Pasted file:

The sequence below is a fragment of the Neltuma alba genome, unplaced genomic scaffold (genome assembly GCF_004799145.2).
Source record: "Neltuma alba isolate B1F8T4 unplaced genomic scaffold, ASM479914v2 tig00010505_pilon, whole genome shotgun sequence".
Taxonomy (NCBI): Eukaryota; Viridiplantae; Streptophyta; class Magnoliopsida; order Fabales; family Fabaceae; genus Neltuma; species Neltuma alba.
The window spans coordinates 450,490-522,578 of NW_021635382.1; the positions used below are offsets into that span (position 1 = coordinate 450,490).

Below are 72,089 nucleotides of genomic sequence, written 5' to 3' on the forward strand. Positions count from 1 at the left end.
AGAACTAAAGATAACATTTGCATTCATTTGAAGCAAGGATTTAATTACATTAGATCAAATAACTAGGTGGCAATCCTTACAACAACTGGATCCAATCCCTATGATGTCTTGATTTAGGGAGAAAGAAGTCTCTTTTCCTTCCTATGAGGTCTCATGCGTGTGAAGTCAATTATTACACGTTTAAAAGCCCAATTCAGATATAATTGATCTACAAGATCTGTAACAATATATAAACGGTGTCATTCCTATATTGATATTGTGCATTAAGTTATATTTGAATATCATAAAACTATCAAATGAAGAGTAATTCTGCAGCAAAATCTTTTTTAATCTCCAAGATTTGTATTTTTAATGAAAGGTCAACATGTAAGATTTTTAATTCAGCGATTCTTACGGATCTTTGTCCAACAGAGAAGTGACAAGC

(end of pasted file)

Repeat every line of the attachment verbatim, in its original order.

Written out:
The sequence below is a fragment of the Neltuma alba genome, unplaced genomic scaffold (genome assembly GCF_004799145.2).
Source record: "Neltuma alba isolate B1F8T4 unplaced genomic scaffold, ASM479914v2 tig00010505_pilon, whole genome shotgun sequence".
Taxonomy (NCBI): Eukaryota; Viridiplantae; Streptophyta; class Magnoliopsida; order Fabales; family Fabaceae; genus Neltuma; species Neltuma alba.
The window spans coordinates 450,490-522,578 of NW_021635382.1; the positions used below are offsets into that span (position 1 = coordinate 450,490).

Below are 72,089 nucleotides of genomic sequence, written 5' to 3' on the forward strand. Positions count from 1 at the left end.
AGAACTAAAGATAACATTTGCATTCATTTGAAGCAAGGATTTAATTACATTAGATCAAATAACTAGGTGGCAATCCTTACAACAACTGGATCCAATCCCTATGATGTCTTGATTTAGGGAGAAAGAAGTCTCTTTTCCTTCCTATGAGGTCTCATGCGTGTGAAGTCAATTATTACACGTTTAAAAGCCCAATTCAGATATAATTGATCTACAAGATCTGTAACAATATATAAACGGTGTCATTCCTATATTGATATTGTGCATTAAGTTATATTTGAATATCATAAAACTATCAAATGAAGAGTAATTCTGCAGCAAAATCTTTTTTAATCTCCAAGATTTGTATTTTTAATGAAAGGTCAACATGTAAGATTTTTAATTCAGCGATTCTTACGGATCTTTGTCCAACAGAGAAGTGACAAGC